College of Engineering News • Iowa State University

Lin Zhou explores the atomic realm at the Sensitive Instrument Facility

Lin Zhou working on the scanning transmission electron microscope at the Sensitive Instrument Facility.

Just north of the central campus of Iowa State University sits an unassuming cluster of buildings nestled among a stand of trees.

Behind the white rectangular exterior of one of these buildings lies a uniquely constructed space that enables the study of structure and chemistry at the atomic level.

The Sensitive Instrument Facility (SIF), a part of Ames National Laboratory, boasts two-feet thick concrete floors with built-in vibration-dampening layers, aluminum-plate lined bays, and fiberglass reinforced concrete for electro-magnetic isolation and vibration-free heating and ventilation. These features help ensure that state-of-the-art instrumentation housed in the SIF achieves the most accurate results.

A range of different microscopes are housed in the SIF, producing resolutions from the millimeter scale (which is similar to the human eye) to the atomic scale, which needs the controlled environment that the SIF provides.

“By combining different microscope capabilities, ranging from optical to scanning electron microscopes and (scanning) transmission electron microscopes, we can explore the composition and the structure of materials from millimeters down to the atomic scale,” said Lin Zhou, associate professor in the Department of Materials Science and Engineering.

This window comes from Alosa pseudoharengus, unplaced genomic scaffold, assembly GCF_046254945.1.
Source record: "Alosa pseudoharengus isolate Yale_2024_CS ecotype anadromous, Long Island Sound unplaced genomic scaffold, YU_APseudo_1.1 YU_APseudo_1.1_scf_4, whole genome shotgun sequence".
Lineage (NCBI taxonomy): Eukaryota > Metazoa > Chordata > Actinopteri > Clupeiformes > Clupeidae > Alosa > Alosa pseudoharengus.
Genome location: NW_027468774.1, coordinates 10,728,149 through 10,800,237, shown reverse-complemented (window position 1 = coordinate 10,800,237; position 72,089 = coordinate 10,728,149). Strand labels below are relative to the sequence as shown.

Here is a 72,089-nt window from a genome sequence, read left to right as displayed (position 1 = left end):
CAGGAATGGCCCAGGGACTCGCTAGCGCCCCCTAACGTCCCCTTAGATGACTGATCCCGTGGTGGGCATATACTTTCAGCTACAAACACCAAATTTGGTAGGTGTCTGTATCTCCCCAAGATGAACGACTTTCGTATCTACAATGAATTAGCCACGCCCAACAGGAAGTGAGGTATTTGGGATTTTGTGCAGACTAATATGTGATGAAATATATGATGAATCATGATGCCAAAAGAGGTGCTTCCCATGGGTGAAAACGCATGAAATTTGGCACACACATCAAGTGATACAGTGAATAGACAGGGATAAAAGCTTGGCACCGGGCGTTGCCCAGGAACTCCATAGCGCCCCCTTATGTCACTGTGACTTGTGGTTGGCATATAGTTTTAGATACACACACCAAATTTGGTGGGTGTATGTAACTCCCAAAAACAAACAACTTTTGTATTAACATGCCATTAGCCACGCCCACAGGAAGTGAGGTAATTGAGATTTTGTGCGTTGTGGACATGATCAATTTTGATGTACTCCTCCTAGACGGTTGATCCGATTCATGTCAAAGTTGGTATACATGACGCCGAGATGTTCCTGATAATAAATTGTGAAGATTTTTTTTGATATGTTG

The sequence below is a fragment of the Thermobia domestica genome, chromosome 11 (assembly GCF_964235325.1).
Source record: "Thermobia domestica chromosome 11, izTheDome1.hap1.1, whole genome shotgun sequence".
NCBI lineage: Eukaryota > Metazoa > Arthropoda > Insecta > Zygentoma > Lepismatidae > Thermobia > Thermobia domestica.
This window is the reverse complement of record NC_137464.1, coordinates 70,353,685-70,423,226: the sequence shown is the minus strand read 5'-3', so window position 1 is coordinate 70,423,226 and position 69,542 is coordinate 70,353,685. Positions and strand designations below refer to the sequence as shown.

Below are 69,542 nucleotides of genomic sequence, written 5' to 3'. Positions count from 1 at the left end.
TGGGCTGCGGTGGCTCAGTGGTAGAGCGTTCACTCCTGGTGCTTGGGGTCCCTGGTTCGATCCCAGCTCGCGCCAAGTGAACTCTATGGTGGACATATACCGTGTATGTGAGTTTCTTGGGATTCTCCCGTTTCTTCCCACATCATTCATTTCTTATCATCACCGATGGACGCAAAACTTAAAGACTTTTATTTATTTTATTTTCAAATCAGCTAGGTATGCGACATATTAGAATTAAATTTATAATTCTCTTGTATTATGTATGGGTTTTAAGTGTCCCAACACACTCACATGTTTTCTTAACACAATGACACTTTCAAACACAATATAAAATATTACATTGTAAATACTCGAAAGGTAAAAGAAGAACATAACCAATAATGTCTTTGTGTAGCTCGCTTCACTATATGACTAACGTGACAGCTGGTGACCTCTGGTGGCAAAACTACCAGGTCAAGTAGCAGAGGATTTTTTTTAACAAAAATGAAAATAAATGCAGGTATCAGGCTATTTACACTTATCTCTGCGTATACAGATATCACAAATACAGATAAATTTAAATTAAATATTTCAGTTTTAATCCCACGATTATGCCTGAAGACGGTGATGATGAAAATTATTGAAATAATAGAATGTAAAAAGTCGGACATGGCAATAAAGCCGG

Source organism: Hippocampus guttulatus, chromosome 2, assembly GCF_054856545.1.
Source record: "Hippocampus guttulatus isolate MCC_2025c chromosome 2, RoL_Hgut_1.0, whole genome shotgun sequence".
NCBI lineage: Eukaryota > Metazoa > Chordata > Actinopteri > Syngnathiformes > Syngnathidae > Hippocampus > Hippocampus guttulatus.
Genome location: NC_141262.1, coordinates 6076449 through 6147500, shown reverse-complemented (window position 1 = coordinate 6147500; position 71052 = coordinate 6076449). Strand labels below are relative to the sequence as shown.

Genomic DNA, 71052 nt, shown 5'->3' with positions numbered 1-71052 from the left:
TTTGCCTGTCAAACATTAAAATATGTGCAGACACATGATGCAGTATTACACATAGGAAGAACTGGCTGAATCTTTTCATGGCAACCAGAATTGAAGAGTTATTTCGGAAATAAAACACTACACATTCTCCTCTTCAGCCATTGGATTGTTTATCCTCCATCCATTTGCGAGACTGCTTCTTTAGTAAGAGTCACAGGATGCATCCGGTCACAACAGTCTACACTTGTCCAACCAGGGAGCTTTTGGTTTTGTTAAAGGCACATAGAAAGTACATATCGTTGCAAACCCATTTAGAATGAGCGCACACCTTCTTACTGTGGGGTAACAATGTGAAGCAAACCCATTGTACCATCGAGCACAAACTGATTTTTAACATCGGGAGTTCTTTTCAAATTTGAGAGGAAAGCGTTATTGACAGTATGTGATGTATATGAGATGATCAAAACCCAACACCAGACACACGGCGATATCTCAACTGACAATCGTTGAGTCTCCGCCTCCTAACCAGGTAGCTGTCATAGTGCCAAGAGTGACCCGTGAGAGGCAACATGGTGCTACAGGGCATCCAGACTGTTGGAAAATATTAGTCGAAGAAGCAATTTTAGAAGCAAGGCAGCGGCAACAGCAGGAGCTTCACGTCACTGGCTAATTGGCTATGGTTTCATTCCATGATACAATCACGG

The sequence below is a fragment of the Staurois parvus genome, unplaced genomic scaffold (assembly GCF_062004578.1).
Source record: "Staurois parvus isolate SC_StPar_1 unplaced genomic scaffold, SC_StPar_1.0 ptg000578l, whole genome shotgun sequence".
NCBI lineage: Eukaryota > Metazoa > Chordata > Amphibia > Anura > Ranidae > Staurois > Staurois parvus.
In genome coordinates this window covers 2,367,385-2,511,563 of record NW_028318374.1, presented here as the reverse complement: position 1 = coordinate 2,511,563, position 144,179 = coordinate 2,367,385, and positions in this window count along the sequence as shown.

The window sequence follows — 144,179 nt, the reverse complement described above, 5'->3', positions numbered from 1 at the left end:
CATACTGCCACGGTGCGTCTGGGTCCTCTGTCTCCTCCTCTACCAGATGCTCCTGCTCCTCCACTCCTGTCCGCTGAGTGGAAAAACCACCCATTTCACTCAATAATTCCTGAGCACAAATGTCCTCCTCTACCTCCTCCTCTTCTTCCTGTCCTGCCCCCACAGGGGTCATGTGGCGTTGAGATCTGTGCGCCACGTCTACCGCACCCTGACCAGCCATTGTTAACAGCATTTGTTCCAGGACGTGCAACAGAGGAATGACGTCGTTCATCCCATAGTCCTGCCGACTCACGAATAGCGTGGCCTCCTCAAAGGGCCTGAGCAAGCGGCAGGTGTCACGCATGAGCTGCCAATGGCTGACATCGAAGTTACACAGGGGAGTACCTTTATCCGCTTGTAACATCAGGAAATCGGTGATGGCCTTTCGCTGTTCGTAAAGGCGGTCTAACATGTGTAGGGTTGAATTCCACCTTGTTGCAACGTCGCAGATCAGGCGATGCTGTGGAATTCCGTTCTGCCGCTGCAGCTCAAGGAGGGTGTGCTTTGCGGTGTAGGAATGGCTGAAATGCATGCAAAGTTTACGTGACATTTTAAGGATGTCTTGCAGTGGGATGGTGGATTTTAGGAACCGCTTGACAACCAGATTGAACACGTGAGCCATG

Zhou conducts her research in the SIF, focusing on the atomic structure and phase transition dynamics of certain materials for quantum information technology.

“We utilize the principles of quantum mechanics in computing to achieve faster computing speeds than some of the classic computing methods for specific problems. However, in order to do quantum computing, we need to fabricate devices known as quantum bits that can mimic the behavior of atoms,” Zhou said.

One approach involves using superconductive materials and stacking them together to form these “man-made atoms,” which can then be transformed into circuits for quantum computing. However, manufacturing these quantum bits can produce structural imperfections that limit a device’s performance.

Zhou’s main goal right now is to analyze and understand the impact of those imperfections with the electron microscopes so that the device’s quality can improve.